In A Nutshell
After World War II, most of the Nazis responsible for the Holocaust escaped punishment and lived their lives in peace. However, Abba Kovner (pictured above, on the right) and the Nokmim group (Hebrew for “Avengers”) decided to take justice into their own hands. Over several years and across multiple continents, this band of Jewish vigilantes hunted down and murdered hundreds of ex-Nazis.
The Whole Bushel
Even though they tortured and murdered 11 million people, the Nazis were never really punished for the Holocaust. Sure, there were the Nuremberg Trials, but those well-publicized proceedings were just a drop in the proverbial bucket. There were over 13 million men living free in western Germany who’d contributed to the Holocaust. These were the Gestapo agents and the SS guards who’d broken into homes, dragged terrified citizens into the street, crammed them into cattle cars, and murdered them with pesticides. However, four years after Germany surrendered, only 300 of these men had been arrested. The Allies had decided it wasn’t worth the extensive time, money, and effort to round up and prosecute what was essentially Western Germany’s entire male population. In short, these men got away with murder.
This didn’t sit well with Abba Kovner. He was a Jewish Holocaust survivor who’d escaped from the Vilna Ghetto by crawling through the sewer system. Once free, he’d joined a band of resistance fighters and fought back against the Nazis, eventually liberating the very ghetto where he’d been imprisoned. Years later, he would help thousands of Jews emigrate to Palestine, fight in Israel’s war for independence and become a celebrated poet. However, before he settled down to a life of literature, Kovner planned on taking revenge against the Nazis who’d murdered six million of his people. And he wasn’t the only one who wanted to take a few Nazi scalps.
In 1945, Kovner became the leader of a Jewish group of vigilantes known as Nokmim (or Nakam) which is Hebrew for “Avengers.” The Avengers were from all walks of life and subscribed to creeds ranging from Communism to Orthodox Judaism. Not all of them were Holocaust survivors either. Many were previously members of a special British unit known as the Jewish Brigade who used their military connections to the group’s advantage. Despite their different backgrounds, they all had one thing in common. They wanted to kill some Nazis.
During the first phase of their operations, the Avengers hunted down Nazis one by one. Disguising themselves as Allied MPs, they would make fake arrests, but their prisoners never made it to any jail cell. Often, the Avengers would break into the homes of men who’d worked in the death camps and hang them in their garages, staging their assassinations to look like suicides. And no one seemed to notice when an oddly high number of ex-Nazis started showing up dead along the sides of highways, covered in tire tracks. The Avengers were so hardcore that once they even sneaked into a hospital and injected an invalid Gestapo agent with syringe full of kerosene. These guys were not messing around. They went all over the world, from Europe to South America, wreaking Old Testament vengeance on the men who’d done them wrong.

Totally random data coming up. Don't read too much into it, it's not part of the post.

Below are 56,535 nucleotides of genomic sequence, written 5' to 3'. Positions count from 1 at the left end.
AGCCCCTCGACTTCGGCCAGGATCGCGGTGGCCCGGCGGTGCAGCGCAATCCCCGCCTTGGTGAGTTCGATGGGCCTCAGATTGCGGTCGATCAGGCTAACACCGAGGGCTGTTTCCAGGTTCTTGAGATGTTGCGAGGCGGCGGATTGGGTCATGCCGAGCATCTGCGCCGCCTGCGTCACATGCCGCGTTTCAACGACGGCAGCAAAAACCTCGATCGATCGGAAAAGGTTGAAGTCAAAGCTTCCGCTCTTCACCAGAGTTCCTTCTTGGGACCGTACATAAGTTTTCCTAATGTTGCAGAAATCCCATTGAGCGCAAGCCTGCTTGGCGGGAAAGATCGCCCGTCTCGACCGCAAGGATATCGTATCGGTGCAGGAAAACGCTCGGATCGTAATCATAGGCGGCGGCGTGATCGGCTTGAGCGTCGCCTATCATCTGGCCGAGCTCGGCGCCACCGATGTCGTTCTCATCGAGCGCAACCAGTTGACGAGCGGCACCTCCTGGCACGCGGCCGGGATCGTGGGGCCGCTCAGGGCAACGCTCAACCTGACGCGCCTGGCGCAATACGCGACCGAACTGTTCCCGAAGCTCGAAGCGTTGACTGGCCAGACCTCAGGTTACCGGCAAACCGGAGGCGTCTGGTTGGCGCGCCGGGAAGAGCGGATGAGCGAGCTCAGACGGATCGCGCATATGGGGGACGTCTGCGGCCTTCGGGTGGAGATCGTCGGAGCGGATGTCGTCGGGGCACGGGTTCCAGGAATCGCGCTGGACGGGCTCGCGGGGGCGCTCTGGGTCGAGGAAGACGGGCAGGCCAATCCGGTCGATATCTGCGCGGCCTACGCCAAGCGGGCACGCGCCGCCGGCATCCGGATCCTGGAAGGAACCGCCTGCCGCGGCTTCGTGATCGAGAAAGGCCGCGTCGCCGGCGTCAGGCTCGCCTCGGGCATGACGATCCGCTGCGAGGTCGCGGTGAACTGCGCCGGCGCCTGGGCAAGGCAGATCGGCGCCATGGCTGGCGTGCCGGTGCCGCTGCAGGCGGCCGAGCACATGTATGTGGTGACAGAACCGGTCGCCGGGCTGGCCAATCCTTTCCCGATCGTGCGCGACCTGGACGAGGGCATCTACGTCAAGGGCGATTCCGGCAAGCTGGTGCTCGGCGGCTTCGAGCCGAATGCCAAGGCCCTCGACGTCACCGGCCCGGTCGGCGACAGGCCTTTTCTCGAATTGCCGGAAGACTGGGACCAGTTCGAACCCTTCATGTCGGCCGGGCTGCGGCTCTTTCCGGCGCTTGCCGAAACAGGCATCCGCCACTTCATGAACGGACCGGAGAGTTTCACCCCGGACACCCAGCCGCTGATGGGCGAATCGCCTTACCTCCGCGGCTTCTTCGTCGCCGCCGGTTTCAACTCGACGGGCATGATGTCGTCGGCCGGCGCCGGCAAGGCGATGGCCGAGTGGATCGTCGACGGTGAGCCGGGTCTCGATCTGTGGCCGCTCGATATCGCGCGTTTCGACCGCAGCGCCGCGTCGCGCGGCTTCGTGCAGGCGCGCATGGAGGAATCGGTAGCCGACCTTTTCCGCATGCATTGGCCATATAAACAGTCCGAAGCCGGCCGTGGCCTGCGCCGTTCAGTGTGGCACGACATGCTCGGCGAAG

However, Kovner wasn’t satisfied with picking off a few Nazis here and there. He believed in “an eye for an eye,” and he wanted vengeance on a much grander scale. The Nazis had killed six million Jews? Well, the Avengers would kill six million Germans. Fueled by pure hatred, Kovner and his comrades developed a scheme to poison the water supplies in Munich, Berlin, Weimar, Nuremberg, and Hamburg, and the Avengers worked their way into water filtration plants, figuring out how and when to spread the poison. While his men figured out the details, Kovner went to Israel and asked the future president Chaim Weizmann for assistance. Supposedly, Weizmann helped Kovner acquire poison for the job (though there’s debate on whether or not Kovner fully explained to Weizmann what he was planning), but fortunately, most Israeli leaders were horrified by Kovner’s plan. They tipped off British authorities to the vigilante’s plot, and as he sailed back to Europe, Kovner was arrested, his plans for a German Holocaust thwarted.
However, the Avengers had a Plan B. Under new leadership, the organization decided to infiltrate the Allied prison camp Stalag 13 in Nuremberg. If they couldn’t murder six million civilians, then they would poison several thousand German POWs. When the Nokmim group learned which bakery provided the prison with its bread, one of the members began working there as a baker, all the while sneaking in bottles of arsenic. Finally, in April 1946, the group made their move and smothered 3,000 loaves of bread with the poison. However, the facts are a little fuzzy as to what happened next. On April 20, a New York Times article mentioned 1,900 German POWs had been poisoned. However, sources disagree over how many actually died. While some claim the fatalities reached over 1,000, most believe the Avengers were only successful in killing around 300 prisoners, far less than they’d hoped.
The Avengers carried on their quest for vengeance into the 1950s although they never again attempted another mass attack. Eventually, the group disbanded, its members went their separate ways, and strangely, their story disappeared which is unfortunate. Their grisly tale adds a unique dimension to the horrors of the Holocaust and poses several complex questions. Were the Avengers right to take the law into their own hands, or were they simply terrorists? And at what point do you become just as bad as the thing you want to destroy? Perhaps they started out as righteous warriors, but if the Nokmim group proved anything, it’s that hatred isn’t a quality exclusive to Nazis.